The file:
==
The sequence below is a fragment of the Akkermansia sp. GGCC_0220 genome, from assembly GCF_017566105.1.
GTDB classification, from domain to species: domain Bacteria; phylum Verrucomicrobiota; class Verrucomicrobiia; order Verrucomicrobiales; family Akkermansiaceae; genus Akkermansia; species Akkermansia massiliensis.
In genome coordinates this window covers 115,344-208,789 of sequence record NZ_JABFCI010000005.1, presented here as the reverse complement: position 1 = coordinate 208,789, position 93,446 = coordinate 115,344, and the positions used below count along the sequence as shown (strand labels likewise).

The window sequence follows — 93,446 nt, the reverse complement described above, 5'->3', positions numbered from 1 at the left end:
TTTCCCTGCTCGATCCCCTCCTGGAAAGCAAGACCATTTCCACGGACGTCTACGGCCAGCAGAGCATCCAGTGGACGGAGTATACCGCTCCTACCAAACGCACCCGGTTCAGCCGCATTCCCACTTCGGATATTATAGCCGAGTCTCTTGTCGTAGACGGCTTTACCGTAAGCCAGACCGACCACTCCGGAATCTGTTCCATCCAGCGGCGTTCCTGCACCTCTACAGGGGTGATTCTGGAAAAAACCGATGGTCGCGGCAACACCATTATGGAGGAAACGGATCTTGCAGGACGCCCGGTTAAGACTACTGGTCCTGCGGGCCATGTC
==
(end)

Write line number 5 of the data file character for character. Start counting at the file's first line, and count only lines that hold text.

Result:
TTTCCCTGCTCGATCCCCTCCTGGAAAGCAAGACCATTTCCACGGACGTCTACGGCCAGCAGAGCATCCAGTGGACGGAGTATACCGCTCCTACCAAACGCACCCGGTTCAGCCGCATTCCCACTTCGGATATTATAGCCGAGTCTCTTGTCGTAGACGGCTTTACCGTAAGCCAGACCGACCACTCCGGAATCTGTTCCATCCAGCGGCGTTCCTGCACCTCTACAGGGGTGATTCTGGAAAAAACCGATGGTCGCGGCAACACCATTATGGAGGAAACGGATCTTGCAGGACGCCCGGTTAAGACTACTGGTCCTGCGGGCCATGTC